Fisheries science is known for having several high-profile controversies; and there is a new one these days: ‘balanced harvesting’.
At issue is whether or not we should shift towards a fisheries management philosophy that tries to spread fishing pressure across all sizes and species of fish in an ecosystem – harvesting each size and species in proportion to its productivity (a.k.a. ‘balanced harvesting’). This would be a big change in how we manage fisheries. Currently, we only target a relatively small number of species, and we try to avoid catching the young ones (and sometimes also the very oldest ones) to protect the fish populations’ growth potential.
On the pro side, several prominent scientists have argued (e.g., see here, here, here, and here) that balanced harvesting gives us a way to significantly increase the fish supply while maintaining the structure of ecosystems. On the con side, a group of my colleagues and I (see here and here) recently argued that balanced harvesting is probably not technologically possible, and, even if it is, it is probably a very inefficient way to protect ecosystems and meet food demands, because it is expensive and produces a lot of new types of fish that people may not want to buy or eat. This past weekend, another group of very prominent scientists joined us on the con side – arguing that evidence for the ecological benefits of balanced harvesting is weak, and examples of balanced harvesting from African fisheries presented previously by the pro side actually show fisheries in crisis, not examples to be emulated (see also here).
Fisheries controversies have sometimes been heated in the past, probably in large part because the stakes of fisheries management – including livelihoods, food security, and the health of some of our most valuable marine ecosystems – are so high. But there have also been examples of productive, consensus-driven resolutions of fisheries debates. Some debates have had both of these qualities – the Hilborn-Worm debate being a great example (so much so that we featured it as a Case Study here at The Tête-à-Tête).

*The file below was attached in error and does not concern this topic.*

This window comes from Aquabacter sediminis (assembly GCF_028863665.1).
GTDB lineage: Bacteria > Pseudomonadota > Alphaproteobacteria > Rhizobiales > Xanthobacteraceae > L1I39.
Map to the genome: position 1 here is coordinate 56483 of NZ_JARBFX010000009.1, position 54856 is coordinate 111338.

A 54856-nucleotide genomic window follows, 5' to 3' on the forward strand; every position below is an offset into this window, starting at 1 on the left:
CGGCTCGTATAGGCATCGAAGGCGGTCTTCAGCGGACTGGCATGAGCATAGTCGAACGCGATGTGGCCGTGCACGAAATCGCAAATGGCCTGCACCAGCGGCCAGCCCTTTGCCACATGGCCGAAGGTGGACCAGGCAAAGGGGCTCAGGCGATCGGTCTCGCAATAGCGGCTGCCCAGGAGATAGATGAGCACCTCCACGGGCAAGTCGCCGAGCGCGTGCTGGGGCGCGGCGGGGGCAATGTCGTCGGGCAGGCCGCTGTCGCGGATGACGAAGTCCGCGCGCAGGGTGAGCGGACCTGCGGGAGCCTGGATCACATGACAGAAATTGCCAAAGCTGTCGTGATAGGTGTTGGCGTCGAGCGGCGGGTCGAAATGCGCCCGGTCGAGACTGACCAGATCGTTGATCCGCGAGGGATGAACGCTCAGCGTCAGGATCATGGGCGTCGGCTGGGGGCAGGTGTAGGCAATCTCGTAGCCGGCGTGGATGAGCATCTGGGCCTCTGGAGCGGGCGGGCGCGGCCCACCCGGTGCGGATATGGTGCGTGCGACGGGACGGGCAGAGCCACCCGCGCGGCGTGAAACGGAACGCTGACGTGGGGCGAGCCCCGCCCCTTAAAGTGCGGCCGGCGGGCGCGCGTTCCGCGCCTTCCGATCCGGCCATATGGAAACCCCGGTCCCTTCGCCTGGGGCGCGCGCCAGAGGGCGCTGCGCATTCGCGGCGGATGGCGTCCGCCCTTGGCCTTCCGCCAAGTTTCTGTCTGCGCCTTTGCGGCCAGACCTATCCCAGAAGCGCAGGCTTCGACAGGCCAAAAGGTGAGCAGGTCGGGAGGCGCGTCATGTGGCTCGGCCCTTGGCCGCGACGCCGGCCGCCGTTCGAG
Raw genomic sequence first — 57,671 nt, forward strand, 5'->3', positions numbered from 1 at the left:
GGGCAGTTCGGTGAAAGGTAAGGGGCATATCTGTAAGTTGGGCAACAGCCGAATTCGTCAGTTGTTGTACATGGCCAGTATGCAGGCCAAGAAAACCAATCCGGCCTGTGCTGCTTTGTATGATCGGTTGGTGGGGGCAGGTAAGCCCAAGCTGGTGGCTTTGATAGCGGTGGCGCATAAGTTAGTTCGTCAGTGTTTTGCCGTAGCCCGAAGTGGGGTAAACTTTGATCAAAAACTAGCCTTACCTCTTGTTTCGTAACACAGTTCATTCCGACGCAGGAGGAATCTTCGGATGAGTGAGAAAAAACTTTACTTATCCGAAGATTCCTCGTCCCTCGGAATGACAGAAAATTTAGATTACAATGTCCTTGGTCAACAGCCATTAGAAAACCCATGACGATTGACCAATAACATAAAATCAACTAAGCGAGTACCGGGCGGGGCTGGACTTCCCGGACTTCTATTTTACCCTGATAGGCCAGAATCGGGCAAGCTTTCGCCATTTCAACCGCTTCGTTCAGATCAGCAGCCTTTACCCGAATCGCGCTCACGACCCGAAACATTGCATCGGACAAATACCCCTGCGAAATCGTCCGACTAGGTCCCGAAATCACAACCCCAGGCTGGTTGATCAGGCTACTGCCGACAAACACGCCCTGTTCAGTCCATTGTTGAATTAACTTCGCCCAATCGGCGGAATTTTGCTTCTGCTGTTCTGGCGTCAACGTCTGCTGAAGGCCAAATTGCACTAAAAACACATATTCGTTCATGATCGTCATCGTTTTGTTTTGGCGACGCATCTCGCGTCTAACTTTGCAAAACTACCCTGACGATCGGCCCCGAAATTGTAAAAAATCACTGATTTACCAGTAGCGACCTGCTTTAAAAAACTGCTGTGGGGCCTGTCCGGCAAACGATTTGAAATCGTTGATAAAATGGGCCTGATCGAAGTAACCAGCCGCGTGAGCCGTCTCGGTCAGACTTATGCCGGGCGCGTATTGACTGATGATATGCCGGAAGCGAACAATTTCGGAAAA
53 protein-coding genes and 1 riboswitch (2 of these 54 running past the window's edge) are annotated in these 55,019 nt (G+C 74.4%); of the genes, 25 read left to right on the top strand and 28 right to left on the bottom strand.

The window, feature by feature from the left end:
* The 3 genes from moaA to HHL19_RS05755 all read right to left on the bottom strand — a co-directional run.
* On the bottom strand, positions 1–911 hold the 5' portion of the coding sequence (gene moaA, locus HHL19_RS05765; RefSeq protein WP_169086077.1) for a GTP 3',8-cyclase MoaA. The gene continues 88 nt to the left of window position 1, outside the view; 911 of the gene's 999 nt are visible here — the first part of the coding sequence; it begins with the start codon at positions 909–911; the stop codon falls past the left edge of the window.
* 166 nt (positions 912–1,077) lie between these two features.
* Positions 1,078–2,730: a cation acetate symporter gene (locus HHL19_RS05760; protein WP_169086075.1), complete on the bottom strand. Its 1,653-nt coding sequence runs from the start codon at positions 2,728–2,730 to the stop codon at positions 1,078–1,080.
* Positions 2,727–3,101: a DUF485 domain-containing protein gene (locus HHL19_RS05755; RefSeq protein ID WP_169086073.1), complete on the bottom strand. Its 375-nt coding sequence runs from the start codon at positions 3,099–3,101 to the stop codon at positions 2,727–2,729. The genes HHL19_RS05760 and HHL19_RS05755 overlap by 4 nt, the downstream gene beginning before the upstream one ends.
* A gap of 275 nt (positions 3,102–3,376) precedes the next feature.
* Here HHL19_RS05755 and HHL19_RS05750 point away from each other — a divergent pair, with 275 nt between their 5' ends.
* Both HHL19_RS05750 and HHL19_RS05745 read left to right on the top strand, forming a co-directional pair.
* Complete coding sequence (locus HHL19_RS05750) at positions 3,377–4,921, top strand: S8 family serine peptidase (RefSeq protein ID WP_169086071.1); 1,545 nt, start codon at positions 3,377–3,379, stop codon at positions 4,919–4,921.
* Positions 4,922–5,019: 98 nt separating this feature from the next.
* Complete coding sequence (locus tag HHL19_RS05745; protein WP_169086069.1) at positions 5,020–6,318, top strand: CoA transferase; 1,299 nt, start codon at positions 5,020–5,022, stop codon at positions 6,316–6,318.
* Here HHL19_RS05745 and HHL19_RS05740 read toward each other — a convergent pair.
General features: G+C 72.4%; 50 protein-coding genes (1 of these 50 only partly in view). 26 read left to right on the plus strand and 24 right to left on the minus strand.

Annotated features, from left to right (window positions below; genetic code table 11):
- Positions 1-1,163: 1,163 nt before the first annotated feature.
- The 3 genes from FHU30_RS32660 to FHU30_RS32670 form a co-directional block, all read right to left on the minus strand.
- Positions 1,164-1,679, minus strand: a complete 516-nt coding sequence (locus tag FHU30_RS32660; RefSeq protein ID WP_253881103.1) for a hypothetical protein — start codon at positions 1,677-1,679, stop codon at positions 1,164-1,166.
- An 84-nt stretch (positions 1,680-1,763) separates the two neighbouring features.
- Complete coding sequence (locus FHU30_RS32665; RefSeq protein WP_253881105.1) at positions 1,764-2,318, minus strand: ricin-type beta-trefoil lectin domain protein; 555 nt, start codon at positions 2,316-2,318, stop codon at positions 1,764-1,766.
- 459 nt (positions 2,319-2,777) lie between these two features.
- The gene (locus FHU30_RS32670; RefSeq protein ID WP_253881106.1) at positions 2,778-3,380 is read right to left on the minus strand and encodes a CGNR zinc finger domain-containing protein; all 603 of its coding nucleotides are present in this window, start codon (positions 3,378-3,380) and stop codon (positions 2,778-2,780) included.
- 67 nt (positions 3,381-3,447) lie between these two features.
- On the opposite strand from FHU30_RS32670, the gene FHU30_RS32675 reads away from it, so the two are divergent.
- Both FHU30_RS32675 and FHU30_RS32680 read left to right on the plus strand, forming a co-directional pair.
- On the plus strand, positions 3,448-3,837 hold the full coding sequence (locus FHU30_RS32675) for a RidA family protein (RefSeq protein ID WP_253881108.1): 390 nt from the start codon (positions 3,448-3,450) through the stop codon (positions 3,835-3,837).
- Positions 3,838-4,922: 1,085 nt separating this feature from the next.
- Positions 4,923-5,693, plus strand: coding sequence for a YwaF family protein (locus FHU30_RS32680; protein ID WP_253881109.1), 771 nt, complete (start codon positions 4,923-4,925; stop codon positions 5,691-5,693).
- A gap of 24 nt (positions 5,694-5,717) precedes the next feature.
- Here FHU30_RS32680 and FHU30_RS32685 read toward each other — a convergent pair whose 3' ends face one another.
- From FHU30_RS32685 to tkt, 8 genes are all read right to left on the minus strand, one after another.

So far, the balanced harvesting debate (at least publicly, and so far as I know) has been fairly civil and reasoned. One can only hope it stays that way. But since I am a participant in the debate myself this time, and I also claim to be a preacher of civil, reasoned, constructive, solution-oriented discourse, I hope to be able to hold myself to a high standard. And if I fail to do so, I hope that you, our readers, will hold my feet to the fire. As much as I strive for balance, fairness and rigor, I also certainly have opinions and a particular perspective on many issues. Divorcing my analysis from this perspective is a constant struggle, as I’m sure it is for everyone who is passionate about issues and the principles of vigorous and rigorous debate.
In fact, the same goes for all of the content on The Tête-à-Tête. If any of you feel that we have not presented an issue in a fair, constructive, and rigorous manner, or treated opposing viewpoints in the comments fairly, we want to know (and please be as specific as possible in your critique, the more so the better).
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